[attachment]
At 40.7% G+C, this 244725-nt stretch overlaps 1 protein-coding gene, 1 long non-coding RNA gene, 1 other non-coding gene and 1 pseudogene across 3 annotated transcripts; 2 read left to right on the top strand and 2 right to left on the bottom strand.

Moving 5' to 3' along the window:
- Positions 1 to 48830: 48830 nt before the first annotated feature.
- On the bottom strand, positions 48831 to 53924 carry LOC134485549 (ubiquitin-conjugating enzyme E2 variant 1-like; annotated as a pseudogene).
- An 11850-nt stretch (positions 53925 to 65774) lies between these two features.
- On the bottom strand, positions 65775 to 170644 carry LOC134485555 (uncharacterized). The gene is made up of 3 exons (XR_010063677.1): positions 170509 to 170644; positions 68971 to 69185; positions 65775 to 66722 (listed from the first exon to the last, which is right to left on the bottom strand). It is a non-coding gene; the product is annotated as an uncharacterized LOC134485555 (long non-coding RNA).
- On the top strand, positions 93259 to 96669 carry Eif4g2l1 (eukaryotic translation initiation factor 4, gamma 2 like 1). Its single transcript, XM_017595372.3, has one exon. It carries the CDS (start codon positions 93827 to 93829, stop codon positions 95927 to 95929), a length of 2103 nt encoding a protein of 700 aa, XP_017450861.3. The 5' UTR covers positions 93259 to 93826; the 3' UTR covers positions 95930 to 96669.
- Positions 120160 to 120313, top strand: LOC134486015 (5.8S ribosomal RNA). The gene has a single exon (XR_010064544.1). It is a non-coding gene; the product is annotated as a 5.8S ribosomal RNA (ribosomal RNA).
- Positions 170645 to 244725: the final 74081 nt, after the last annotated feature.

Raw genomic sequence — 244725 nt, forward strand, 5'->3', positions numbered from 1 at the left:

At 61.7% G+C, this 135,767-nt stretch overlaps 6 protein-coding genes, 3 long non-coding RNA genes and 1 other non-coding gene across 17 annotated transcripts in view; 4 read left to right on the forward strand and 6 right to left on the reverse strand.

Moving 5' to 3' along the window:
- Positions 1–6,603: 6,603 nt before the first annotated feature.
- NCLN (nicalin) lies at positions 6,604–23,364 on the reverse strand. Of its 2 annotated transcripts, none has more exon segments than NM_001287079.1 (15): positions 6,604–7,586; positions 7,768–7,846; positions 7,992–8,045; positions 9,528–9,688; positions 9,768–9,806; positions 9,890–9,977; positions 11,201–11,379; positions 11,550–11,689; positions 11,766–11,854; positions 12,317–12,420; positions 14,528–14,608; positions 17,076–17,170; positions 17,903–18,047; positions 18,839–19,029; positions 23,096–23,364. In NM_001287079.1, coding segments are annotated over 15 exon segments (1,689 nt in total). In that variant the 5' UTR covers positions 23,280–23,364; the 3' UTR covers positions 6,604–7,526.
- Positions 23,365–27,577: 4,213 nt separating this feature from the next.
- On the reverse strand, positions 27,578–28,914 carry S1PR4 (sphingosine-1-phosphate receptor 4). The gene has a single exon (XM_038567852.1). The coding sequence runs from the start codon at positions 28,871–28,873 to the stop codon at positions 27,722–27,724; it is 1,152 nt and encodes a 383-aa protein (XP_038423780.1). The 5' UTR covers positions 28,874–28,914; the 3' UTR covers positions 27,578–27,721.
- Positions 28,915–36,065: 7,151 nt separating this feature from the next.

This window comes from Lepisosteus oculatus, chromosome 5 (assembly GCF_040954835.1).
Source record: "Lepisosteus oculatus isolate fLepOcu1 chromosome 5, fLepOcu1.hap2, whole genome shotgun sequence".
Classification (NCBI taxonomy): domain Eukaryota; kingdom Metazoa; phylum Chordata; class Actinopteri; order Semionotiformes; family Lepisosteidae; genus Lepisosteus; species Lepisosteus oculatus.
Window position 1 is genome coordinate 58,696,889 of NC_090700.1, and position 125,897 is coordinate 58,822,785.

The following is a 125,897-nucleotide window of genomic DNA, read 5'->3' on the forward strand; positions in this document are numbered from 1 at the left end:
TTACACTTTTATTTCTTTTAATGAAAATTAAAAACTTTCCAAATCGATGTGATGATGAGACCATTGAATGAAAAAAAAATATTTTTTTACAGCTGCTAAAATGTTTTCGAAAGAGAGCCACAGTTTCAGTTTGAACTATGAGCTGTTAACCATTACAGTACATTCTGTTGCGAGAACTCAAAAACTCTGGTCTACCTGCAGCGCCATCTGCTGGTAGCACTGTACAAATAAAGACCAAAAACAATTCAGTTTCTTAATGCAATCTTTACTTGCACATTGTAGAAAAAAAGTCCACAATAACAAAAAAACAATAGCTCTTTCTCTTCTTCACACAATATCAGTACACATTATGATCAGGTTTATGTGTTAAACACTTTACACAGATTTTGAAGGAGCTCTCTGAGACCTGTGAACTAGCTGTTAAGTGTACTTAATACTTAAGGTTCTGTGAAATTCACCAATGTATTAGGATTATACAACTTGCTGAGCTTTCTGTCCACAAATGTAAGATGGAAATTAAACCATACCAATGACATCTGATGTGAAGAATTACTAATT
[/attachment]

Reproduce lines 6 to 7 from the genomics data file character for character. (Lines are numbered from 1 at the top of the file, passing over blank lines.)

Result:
- On the bottom strand, positions 65775 to 170644 carry LOC134485555 (uncharacterized). The gene is made up of 3 exons (XR_010063677.1): positions 170509 to 170644; positions 68971 to 69185; positions 65775 to 66722 (listed from the first exon to the last, which is right to left on the bottom strand). It is a non-coding gene; the product is annotated as an uncharacterized LOC134485555 (long non-coding RNA).
- On the top strand, positions 93259 to 96669 carry Eif4g2l1 (eukaryotic translation initiation factor 4, gamma 2 like 1). Its single transcript, XM_017595372.3, has one exon. It carries the CDS (start codon positions 93827 to 93829, stop codon positions 95927 to 95929), a length of 2103 nt encoding a protein of 700 aa, XP_017450861.3. The 5' UTR covers positions 93259 to 93826; the 3' UTR covers positions 95930 to 96669.